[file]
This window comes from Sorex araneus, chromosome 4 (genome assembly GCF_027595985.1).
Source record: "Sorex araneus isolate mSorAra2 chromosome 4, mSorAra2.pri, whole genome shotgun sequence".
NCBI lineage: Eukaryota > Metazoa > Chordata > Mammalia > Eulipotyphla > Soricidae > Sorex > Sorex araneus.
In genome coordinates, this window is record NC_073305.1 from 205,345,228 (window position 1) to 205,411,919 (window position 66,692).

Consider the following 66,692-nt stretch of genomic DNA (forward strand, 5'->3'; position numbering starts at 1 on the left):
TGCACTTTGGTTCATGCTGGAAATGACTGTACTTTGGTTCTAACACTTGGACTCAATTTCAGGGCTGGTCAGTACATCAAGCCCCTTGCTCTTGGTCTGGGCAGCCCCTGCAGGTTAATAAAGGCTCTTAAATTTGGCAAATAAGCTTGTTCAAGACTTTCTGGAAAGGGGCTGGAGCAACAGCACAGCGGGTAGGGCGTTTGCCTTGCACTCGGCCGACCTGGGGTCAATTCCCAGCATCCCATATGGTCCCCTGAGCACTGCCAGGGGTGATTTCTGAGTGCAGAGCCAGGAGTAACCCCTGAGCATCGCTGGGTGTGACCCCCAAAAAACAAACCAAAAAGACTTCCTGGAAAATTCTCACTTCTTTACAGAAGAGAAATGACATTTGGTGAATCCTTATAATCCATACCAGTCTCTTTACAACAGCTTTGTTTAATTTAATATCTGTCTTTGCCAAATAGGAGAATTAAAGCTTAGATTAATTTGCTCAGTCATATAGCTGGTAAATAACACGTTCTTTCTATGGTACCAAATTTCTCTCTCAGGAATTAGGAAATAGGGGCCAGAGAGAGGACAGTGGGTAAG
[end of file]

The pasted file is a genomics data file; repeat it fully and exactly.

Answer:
This window comes from Sorex araneus, chromosome 4 (genome assembly GCF_027595985.1).
Source record: "Sorex araneus isolate mSorAra2 chromosome 4, mSorAra2.pri, whole genome shotgun sequence".
NCBI lineage: Eukaryota > Metazoa > Chordata > Mammalia > Eulipotyphla > Soricidae > Sorex > Sorex araneus.
In genome coordinates, this window is record NC_073305.1 from 205,345,228 (window position 1) to 205,411,919 (window position 66,692).

Consider the following 66,692-nt stretch of genomic DNA (forward strand, 5'->3'; position numbering starts at 1 on the left):
TGCACTTTGGTTCATGCTGGAAATGACTGTACTTTGGTTCTAACACTTGGACTCAATTTCAGGGCTGGTCAGTACATCAAGCCCCTTGCTCTTGGTCTGGGCAGCCCCTGCAGGTTAATAAAGGCTCTTAAATTTGGCAAATAAGCTTGTTCAAGACTTTCTGGAAAGGGGCTGGAGCAACAGCACAGCGGGTAGGGCGTTTGCCTTGCACTCGGCCGACCTGGGGTCAATTCCCAGCATCCCATATGGTCCCCTGAGCACTGCCAGGGGTGATTTCTGAGTGCAGAGCCAGGAGTAACCCCTGAGCATCGCTGGGTGTGACCCCCAAAAAACAAACCAAAAAGACTTCCTGGAAAATTCTCACTTCTTTACAGAAGAGAAATGACATTTGGTGAATCCTTATAATCCATACCAGTCTCTTTACAACAGCTTTGTTTAATTTAATATCTGTCTTTGCCAAATAGGAGAATTAAAGCTTAGATTAATTTGCTCAGTCATATAGCTGGTAAATAACACGTTCTTTCTATGGTACCAAATTTCTCTCTCAGGAATTAGGAAATAGGGGCCAGAGAGAGGACAGTGGGTAAG